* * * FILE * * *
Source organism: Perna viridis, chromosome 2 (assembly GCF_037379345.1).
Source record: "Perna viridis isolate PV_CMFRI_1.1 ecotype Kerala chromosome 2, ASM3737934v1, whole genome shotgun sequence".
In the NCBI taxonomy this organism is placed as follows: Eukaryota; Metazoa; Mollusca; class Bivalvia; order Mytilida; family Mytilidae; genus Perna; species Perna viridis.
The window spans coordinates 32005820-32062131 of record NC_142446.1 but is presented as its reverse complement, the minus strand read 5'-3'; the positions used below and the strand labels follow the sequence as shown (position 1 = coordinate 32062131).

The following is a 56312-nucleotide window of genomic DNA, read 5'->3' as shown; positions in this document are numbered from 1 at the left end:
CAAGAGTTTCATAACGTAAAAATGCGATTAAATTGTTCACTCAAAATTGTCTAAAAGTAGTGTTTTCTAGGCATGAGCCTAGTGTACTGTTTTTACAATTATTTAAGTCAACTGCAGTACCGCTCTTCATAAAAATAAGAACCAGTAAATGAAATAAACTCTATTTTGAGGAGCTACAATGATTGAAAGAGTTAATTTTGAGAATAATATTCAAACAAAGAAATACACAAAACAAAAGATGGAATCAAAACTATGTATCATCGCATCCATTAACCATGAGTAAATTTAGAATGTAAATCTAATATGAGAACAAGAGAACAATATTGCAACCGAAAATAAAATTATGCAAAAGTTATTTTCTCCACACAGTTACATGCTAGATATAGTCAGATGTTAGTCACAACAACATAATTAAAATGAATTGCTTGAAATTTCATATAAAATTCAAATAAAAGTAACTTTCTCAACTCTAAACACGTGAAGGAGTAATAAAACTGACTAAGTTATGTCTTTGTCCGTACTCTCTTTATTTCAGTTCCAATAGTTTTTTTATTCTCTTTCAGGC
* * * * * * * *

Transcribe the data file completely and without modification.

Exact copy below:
Source organism: Perna viridis, chromosome 2 (assembly GCF_037379345.1).
Source record: "Perna viridis isolate PV_CMFRI_1.1 ecotype Kerala chromosome 2, ASM3737934v1, whole genome shotgun sequence".
In the NCBI taxonomy this organism is placed as follows: Eukaryota; Metazoa; Mollusca; class Bivalvia; order Mytilida; family Mytilidae; genus Perna; species Perna viridis.
The window spans coordinates 32005820-32062131 of record NC_142446.1 but is presented as its reverse complement, the minus strand read 5'-3'; the positions used below and the strand labels follow the sequence as shown (position 1 = coordinate 32062131).

The following is a 56312-nucleotide window of genomic DNA, read 5'->3' as shown; positions in this document are numbered from 1 at the left end:
CAAGAGTTTCATAACGTAAAAATGCGATTAAATTGTTCACTCAAAATTGTCTAAAAGTAGTGTTTTCTAGGCATGAGCCTAGTGTACTGTTTTTACAATTATTTAAGTCAACTGCAGTACCGCTCTTCATAAAAATAAGAACCAGTAAATGAAATAAACTCTATTTTGAGGAGCTACAATGATTGAAAGAGTTAATTTTGAGAATAATATTCAAACAAAGAAATACACAAAACAAAAGATGGAATCAAAACTATGTATCATCGCATCCATTAACCATGAGTAAATTTAGAATGTAAATCTAATATGAGAACAAGAGAACAATATTGCAACCGAAAATAAAATTATGCAAAAGTTATTTTCTCCACACAGTTACATGCTAGATATAGTCAGATGTTAGTCACAACAACATAATTAAAATGAATTGCTTGAAATTTCATATAAAATTCAAATAAAAGTAACTTTCTCAACTCTAAACACGTGAAGGAGTAATAAAACTGACTAAGTTATGTCTTTGTCCGTACTCTCTTTATTTCAGTTCCAATAGTTTTTTTATTCTCTTTCAGGC